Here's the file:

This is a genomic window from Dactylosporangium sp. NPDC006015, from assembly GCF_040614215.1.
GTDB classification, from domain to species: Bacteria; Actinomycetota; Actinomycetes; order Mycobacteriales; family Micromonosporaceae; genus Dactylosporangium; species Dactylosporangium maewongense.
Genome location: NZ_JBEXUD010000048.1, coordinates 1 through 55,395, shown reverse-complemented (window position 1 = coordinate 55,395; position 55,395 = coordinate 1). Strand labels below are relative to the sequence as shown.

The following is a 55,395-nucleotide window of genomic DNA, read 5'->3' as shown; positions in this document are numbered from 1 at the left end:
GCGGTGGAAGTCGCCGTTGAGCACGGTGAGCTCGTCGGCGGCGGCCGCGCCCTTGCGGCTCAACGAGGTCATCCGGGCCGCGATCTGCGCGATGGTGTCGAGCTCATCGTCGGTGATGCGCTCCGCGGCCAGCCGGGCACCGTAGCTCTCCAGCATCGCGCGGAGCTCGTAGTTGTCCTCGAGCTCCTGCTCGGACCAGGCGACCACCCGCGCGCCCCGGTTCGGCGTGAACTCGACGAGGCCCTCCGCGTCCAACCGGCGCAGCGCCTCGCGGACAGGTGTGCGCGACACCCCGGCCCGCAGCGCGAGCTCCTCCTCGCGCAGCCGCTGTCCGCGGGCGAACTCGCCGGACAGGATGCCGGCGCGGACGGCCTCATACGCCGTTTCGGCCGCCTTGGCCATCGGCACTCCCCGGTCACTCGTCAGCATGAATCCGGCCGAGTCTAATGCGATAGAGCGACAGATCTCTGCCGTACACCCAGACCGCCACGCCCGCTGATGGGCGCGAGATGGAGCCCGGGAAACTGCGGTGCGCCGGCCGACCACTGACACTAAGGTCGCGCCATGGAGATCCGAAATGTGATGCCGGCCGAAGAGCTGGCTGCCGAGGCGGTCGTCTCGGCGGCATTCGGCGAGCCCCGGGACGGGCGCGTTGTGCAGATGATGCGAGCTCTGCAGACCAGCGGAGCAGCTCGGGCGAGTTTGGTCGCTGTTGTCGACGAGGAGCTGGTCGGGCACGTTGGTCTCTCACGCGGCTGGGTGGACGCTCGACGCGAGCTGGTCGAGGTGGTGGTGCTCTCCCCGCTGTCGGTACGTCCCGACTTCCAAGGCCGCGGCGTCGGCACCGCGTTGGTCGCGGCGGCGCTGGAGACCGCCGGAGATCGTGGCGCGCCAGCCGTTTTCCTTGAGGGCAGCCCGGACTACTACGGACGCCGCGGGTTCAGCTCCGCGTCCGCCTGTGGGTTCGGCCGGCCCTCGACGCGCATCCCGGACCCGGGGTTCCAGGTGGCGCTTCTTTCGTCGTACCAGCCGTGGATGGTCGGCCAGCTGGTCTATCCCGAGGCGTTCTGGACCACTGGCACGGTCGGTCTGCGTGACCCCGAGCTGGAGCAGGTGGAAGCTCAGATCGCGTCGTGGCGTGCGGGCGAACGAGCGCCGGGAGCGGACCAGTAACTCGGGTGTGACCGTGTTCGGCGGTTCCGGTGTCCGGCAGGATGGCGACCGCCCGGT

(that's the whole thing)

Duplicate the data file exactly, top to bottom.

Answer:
This is a genomic window from Dactylosporangium sp. NPDC006015, from assembly GCF_040614215.1.
GTDB classification, from domain to species: Bacteria; Actinomycetota; Actinomycetes; order Mycobacteriales; family Micromonosporaceae; genus Dactylosporangium; species Dactylosporangium maewongense.
Genome location: NZ_JBEXUD010000048.1, coordinates 1 through 55,395, shown reverse-complemented (window position 1 = coordinate 55,395; position 55,395 = coordinate 1). Strand labels below are relative to the sequence as shown.

The following is a 55,395-nucleotide window of genomic DNA, read 5'->3' as shown; positions in this document are numbered from 1 at the left end:
GCGGTGGAAGTCGCCGTTGAGCACGGTGAGCTCGTCGGCGGCGGCCGCGCCCTTGCGGCTCAACGAGGTCATCCGGGCCGCGATCTGCGCGATGGTGTCGAGCTCATCGTCGGTGATGCGCTCCGCGGCCAGCCGGGCACCGTAGCTCTCCAGCATCGCGCGGAGCTCGTAGTTGTCCTCGAGCTCCTGCTCGGACCAGGCGACCACCCGCGCGCCCCGGTTCGGCGTGAACTCGACGAGGCCCTCCGCGTCCAACCGGCGCAGCGCCTCGCGGACAGGTGTGCGCGACACCCCGGCCCGCAGCGCGAGCTCCTCCTCGCGCAGCCGCTGTCCGCGGGCGAACTCGCCGGACAGGATGCCGGCGCGGACGGCCTCATACGCCGTTTCGGCCGCCTTGGCCATCGGCACTCCCCGGTCACTCGTCAGCATGAATCCGGCCGAGTCTAATGCGATAGAGCGACAGATCTCTGCCGTACACCCAGACCGCCACGCCCGCTGATGGGCGCGAGATGGAGCCCGGGAAACTGCGGTGCGCCGGCCGACCACTGACACTAAGGTCGCGCCATGGAGATCCGAAATGTGATGCCGGCCGAAGAGCTGGCTGCCGAGGCGGTCGTCTCGGCGGCATTCGGCGAGCCCCGGGACGGGCGCGTTGTGCAGATGATGCGAGCTCTGCAGACCAGCGGAGCAGCTCGGGCGAGTTTGGTCGCTGTTGTCGACGAGGAGCTGGTCGGGCACGTTGGTCTCTCACGCGGCTGGGTGGACGCTCGACGCGAGCTGGTCGAGGTGGTGGTGCTCTCCCCGCTGTCGGTACGTCCCGACTTCCAAGGCCGCGGCGTCGGCACCGCGTTGGTCGCGGCGGCGCTGGAGACCGCCGGAGATCGTGGCGCGCCAGCCGTTTTCCTTGAGGGCAGCCCGGACTACTACGGACGCCGCGGGTTCAGCTCCGCGTCCGCCTGTGGGTTCGGCCGGCCCTCGACGCGCATCCCGGACCCGGGGTTCCAGGTGGCGCTTCTTTCGTCGTACCAGCCGTGGATGGTCGGCCAGCTGGTCTATCCCGAGGCGTTCTGGACCACTGGCACGGTCGGTCTGCGTGACCCCGAGCTGGAGCAGGTGGAAGCTCAGATCGCGTCGTGGCGTGCGGGCGAACGAGCGCCGGGAGCGGACCAGTAACTCGGGTGTGACCGTGTTCGGCGGTTCCGGTGTCCGGCAGGATGGCGACCGCCCGGT